Remember my friend Amanda? About eight weeks ago, while on a marathon training run, she had a little mishap with a car. I know! Nothing was broken, just a severe sprain that took her out for pretty much 6 weeks of running and sidelined her marathon plans. Bummer. BUT... she was able to run the half. We celebrate because she wasn't more hurt or killed and also that despite not running she still crushed 13.1 miles into tiny little bits.
There aren't anymore pictures of us after we last passed Bill and the kids because we were flying at that point and they were far enough away to not see us finish but I will tell you how it went down...
We passed them and looked at our time. We knew we wouldn't break two hours: sort of the magical goal number for most runners. Amber pointed out that we could break 2:05 though. We were feeling great and what was the worst that would happen for the two of us who were just going out for a nice long run with 10,000 other runners and didn't really have a time goal to begin with? Exactly. We would still finish and it would be our best run yet!
We had been getting progressively faster the farther into the race we got so turned up the speed even more just to see if we could do it. Amber is great motivation for me. She's strong in the parts where I'm weak. We had been consistently passing people for the last 4-5 miles except for one person: the blue shirt/yellow lei lady. I didn't notice at first but Amber said we would get close to her or side by side and she'd burst on the speed to stay in front. Whether we were her competition or her motivation, we don't know but Amber was slightly competitively annoyed while I found it humorous. I let her go. I was running my own race. I was focused on the time goal and was nearly going all out when we reached the bridge where the finish line was and there she was off to our left and we are in her blind spot. I hit the gas and pass her for Amber's sake. We cross the finish line, hug, and I get a little teary, only the teeniest bit.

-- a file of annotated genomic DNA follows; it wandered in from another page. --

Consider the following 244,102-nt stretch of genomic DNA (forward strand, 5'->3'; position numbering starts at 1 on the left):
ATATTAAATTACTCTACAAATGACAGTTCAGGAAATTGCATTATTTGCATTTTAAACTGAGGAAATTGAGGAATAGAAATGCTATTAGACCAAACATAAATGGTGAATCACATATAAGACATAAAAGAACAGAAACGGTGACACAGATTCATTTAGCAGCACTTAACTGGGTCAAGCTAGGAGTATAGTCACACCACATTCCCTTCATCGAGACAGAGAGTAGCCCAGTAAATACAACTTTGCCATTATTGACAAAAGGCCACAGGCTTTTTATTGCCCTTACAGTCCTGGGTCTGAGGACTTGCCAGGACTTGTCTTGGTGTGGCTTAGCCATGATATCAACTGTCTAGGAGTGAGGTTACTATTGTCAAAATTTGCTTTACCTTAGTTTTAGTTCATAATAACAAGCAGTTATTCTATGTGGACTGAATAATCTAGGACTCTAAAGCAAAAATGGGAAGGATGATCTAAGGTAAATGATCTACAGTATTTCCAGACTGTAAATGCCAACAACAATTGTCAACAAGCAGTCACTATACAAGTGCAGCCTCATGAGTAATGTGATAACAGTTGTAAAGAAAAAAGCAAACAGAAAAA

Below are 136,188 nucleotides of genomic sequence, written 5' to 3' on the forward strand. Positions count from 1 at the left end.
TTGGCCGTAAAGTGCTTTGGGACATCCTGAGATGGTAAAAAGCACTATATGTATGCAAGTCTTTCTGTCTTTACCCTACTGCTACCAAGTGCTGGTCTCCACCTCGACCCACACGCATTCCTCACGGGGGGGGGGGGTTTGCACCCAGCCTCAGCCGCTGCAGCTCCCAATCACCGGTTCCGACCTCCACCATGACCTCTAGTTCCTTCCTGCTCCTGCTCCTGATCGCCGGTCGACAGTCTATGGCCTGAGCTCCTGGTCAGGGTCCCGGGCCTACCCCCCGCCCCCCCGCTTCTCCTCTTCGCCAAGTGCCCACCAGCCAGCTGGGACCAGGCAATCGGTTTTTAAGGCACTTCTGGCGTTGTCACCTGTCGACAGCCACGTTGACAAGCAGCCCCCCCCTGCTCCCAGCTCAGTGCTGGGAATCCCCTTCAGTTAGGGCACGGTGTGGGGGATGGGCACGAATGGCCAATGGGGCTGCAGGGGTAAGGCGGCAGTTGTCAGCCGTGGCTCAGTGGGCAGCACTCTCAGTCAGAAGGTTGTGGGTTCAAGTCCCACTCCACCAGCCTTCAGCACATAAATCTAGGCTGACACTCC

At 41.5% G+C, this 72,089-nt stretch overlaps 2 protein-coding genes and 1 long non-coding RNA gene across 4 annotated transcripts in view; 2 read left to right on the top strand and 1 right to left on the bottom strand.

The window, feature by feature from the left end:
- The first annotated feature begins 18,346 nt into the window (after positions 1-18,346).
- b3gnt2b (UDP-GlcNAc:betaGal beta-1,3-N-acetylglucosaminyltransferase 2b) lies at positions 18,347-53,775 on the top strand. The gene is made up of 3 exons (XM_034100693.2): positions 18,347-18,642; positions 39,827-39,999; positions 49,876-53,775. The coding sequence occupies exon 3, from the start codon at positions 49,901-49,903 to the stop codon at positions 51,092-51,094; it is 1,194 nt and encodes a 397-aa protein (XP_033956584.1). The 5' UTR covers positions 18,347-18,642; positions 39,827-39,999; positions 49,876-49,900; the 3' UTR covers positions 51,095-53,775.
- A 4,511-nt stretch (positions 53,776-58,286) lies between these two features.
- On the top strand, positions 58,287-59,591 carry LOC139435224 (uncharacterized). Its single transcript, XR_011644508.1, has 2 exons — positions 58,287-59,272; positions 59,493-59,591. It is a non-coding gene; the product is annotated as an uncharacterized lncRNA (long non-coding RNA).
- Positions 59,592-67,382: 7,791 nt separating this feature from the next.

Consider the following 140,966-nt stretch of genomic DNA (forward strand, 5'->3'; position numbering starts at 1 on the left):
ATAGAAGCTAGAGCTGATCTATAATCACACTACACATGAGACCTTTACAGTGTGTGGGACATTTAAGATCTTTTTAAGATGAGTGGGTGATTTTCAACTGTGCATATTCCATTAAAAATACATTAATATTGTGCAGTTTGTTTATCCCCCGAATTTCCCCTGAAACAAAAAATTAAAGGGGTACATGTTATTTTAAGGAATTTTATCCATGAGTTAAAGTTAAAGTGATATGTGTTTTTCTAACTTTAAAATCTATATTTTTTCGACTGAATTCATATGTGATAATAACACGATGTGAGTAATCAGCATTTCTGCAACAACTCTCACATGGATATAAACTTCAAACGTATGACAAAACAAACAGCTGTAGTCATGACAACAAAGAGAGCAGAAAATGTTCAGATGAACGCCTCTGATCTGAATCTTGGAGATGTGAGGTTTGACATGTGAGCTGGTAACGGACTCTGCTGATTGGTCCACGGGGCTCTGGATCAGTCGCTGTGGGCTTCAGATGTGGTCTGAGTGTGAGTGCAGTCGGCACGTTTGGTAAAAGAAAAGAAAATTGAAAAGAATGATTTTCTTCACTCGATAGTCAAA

Then we sort of stand around in a daze. We can't believe we just did it! We can't believe we ran as fast as we did. We finished in 2 hours, 4 minutes, 31 seconds! We ran a negative split, meaning we ran the second half of the race faster than the first half!
We get our timing chips cut off our shoes (held on with zip ties), a medal is handed to us and then we stagger off. By now (around a minute later) our muscles are screaming at us. My hip flexors have flexed enough they say and my right calf wasn't as pumped about those last miles as I was. We will our bodies to walk but people are stopping us to take our picture. They say they need a picture of the two women in pink. Are we famous? Do you know you probably can't color fix our shirts to match in Photoshop? Is the bagel I've just taken a bite of showing in my teeth?